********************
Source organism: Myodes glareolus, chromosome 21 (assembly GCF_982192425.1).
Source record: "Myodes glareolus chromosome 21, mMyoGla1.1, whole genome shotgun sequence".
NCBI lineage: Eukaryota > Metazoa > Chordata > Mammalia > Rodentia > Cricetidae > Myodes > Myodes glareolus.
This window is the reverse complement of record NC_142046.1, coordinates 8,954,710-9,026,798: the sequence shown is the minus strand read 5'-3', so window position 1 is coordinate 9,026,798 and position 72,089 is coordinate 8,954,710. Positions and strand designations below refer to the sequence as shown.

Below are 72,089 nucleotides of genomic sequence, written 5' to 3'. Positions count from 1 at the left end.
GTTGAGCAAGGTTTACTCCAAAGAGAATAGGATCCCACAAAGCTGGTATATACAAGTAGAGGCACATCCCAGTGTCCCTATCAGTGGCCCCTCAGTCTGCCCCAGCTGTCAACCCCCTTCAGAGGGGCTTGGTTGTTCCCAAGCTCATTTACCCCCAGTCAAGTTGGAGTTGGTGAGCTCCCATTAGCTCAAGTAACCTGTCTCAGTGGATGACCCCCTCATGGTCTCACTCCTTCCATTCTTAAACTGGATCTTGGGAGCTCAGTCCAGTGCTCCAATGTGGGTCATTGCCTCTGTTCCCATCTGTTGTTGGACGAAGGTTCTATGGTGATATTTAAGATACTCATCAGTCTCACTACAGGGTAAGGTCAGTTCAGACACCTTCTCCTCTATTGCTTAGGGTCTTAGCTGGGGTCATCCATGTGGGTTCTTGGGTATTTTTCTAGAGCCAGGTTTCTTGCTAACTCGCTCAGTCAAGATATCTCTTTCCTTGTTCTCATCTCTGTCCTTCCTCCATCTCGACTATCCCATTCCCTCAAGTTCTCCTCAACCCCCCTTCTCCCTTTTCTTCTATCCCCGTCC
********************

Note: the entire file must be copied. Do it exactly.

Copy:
Source organism: Myodes glareolus, chromosome 21 (assembly GCF_982192425.1).
Source record: "Myodes glareolus chromosome 21, mMyoGla1.1, whole genome shotgun sequence".
NCBI lineage: Eukaryota > Metazoa > Chordata > Mammalia > Rodentia > Cricetidae > Myodes > Myodes glareolus.
This window is the reverse complement of record NC_142046.1, coordinates 8,954,710-9,026,798: the sequence shown is the minus strand read 5'-3', so window position 1 is coordinate 9,026,798 and position 72,089 is coordinate 8,954,710. Positions and strand designations below refer to the sequence as shown.

Below are 72,089 nucleotides of genomic sequence, written 5' to 3'. Positions count from 1 at the left end.
GTTGAGCAAGGTTTACTCCAAAGAGAATAGGATCCCACAAAGCTGGTATATACAAGTAGAGGCACATCCCAGTGTCCCTATCAGTGGCCCCTCAGTCTGCCCCAGCTGTCAACCCCCTTCAGAGGGGCTTGGTTGTTCCCAAGCTCATTTACCCCCAGTCAAGTTGGAGTTGGTGAGCTCCCATTAGCTCAAGTAACCTGTCTCAGTGGATGACCCCCTCATGGTCTCACTCCTTCCATTCTTAAACTGGATCTTGGGAGCTCAGTCCAGTGCTCCAATGTGGGTCATTGCCTCTGTTCCCATCTGTTGTTGGACGAAGGTTCTATGGTGATATTTAAGATACTCATCAGTCTCACTACAGGGTAAGGTCAGTTCAGACACCTTCTCCTCTATTGCTTAGGGTCTTAGCTGGGGTCATCCATGTGGGTTCTTGGGTATTTTTCTAGAGCCAGGTTTCTTGCTAACTCGCTCAGTCAAGATATCTCTTTCCTTGTTCTCATCTCTGTCCTTCCTCCATCTCGACTATCCCATTCCCTCAAGTTCTCCTCAACCCCCCTTCTCCCTTTTCTTCTATCCCCGTCC